It’s difficult to remember an Israeli election campaign that stooped so low in the level of public discourse, that involved ad hominem attacks on politicians’ family members, and that saw the police announcing criminal investigations into politicians every Monday and Thursday. And the worst of it is that there is no end in sight: Israelis must endure another seven weeks of the puerile, mean-spirited discussion that masquerades as democracy in action.
What possible benefit could there be from allowing this to drag on for another seven weeks? The voters already know the candidates — most of them were in the government until two months ago. It’s an insult to their intelligence when Yair Lapid promises to lower the cost of living, improve the lot of the middle class, make housing more affordable, and so on. Does he really believe that Israelis suffer from collective amnesia, that they forgot that he was finance minister for the past two years and did nothing to advance those goals?
It is the epitome of hypocrisy for Tzipi Livni, co-chairwoman of the Labor-Hatnuah party, to blame Netanyahu for last week’s terror attack in Tel Aviv — because he didn’t make peace with the Palestinians. For the past two years, she was a minister in Netanyahu’s cabinet, in charge of negotiations with the Palestinians. She knows better than anyone that there is no peace with the Palestinians because PA Chairman Mahmoud Abbas isn’t willing to sign an agreement putting an end to the conflict.
True, there are some new faces — there is always at least one new party that casts itself as the hope of the future — but how much time do they need to say that they’ll end poverty, close social gaps, bring peace, and all the rest? (This year, the answer man is Moshe Kachlon, a former Likudnik whose claim to fame is bringing down the prices of cellphone use. He is a big improvement over last election’s “new face,” Yair Lapid, a newscaster who gained support by slamming chareidim at every opportunity.)
Let’s face it. No amount of campaign time is going to gain Zehava Gal-On, chairwoman of the far-left Meretz party, the votes of residents of Yehudah and Shomron. And no amount of time is going to gain Netanyahu the vote of the leftists or Arabs. Right-wingers may be uncertain about whether to vote for Habayit HaYehudi, the Likud or Yisrael Beiteinu, but in the end those parties will likely be in the same coalition, so it doesn’t make that much difference.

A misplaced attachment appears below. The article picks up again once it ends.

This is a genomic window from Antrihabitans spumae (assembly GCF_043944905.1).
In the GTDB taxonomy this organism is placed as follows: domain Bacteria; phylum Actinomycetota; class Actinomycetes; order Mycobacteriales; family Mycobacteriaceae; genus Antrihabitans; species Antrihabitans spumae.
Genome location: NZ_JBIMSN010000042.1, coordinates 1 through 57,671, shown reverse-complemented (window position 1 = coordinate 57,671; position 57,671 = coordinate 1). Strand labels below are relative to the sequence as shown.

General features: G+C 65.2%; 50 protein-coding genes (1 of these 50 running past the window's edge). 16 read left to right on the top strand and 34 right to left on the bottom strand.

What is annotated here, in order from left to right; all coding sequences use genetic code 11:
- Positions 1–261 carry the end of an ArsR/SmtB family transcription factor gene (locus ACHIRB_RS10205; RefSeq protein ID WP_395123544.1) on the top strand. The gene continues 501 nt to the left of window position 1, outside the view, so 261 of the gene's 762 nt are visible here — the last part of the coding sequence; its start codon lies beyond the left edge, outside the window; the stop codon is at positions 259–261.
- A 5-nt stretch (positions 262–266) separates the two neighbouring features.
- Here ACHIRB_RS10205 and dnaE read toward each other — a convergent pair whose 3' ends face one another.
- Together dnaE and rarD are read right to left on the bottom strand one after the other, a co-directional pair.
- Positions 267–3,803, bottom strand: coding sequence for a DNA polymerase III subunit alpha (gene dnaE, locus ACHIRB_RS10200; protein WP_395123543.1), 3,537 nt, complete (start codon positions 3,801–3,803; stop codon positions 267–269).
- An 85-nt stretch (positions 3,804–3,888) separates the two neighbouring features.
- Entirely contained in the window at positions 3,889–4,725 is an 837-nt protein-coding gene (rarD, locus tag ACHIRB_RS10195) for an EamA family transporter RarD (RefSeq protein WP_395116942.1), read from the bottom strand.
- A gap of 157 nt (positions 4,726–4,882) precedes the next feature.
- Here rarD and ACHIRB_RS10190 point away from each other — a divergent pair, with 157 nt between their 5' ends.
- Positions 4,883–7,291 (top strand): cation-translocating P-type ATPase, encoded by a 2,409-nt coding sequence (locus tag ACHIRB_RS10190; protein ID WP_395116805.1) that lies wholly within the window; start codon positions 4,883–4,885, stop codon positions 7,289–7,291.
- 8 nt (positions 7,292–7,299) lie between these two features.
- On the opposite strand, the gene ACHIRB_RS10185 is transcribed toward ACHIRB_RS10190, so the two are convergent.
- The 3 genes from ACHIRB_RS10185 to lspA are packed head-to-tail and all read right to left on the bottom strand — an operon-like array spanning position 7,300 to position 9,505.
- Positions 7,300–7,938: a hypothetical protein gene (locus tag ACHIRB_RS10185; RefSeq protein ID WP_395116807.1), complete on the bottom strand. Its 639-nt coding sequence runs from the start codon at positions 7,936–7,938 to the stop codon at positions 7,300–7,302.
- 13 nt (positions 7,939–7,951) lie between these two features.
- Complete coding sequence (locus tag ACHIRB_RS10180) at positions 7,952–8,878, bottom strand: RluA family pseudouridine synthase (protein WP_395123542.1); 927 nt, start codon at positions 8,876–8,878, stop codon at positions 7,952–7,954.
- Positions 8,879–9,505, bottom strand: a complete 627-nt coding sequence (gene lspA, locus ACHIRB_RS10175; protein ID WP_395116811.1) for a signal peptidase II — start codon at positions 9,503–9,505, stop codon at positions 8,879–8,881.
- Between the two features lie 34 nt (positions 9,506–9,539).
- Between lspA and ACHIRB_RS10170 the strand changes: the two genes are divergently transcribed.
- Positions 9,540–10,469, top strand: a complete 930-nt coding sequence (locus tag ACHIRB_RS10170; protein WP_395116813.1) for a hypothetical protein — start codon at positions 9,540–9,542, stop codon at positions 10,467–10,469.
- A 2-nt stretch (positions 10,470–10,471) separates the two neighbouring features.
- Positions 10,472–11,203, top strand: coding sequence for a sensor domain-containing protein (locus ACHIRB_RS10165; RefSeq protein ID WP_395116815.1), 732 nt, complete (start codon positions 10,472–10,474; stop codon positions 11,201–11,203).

Winston Churchill famously said that democracy is the worst form of government except for the alternatives. He less-famously said, “The best argument against democracy is a five-minute conversation with the average voter.”
The problems with a long election campaign in Israel — which unfortunately holds elections every two to three years — are many. They lead to paralysis, as the budget isn’t passed, key appointments aren’t made and reforms are frozen. They lead to incumbents making decisions that undermine the country’s vital interests for the sake of their own political gain — as in the case of Netanyahu addressing Congress against the wishes of the U.S. president. They lead to disunity, with pithy campaign slogans that disenfranchise huge segments of the population. They waste money on expensive campaign consultants and pollsters (including imports from the United States).
But worst of all, they lead to the dumbing down of the Israeli voter at the hands of a media that fills air time with nonsense and politicians who resort to gimmicks to win votes. The latest example is this week’s decision by Naftali Bennett to put a secular former soccer player high up on the list of Habayit HaYehudi, the former National Religious Party. The choice of this soccer player, who supported the 2005 Gaza disengagement, is a typical and cynical political exploitation.
A huge country like the United States may need a long election campaign season, with caucuses and primaries and conventions and so on. There are a lot of candidates, including many unknowns, who need time to present their platforms and prove their mettle as vote-getters. And in the end, one person will win the presidential contest and be charged with running the country.
But Israel is small, the candidates and their views are known, the electorate is opinionated and unlikely to change its mind, and a coalition will be formed to run the country. For these reasons, elections campaigns should be kept as short as possible.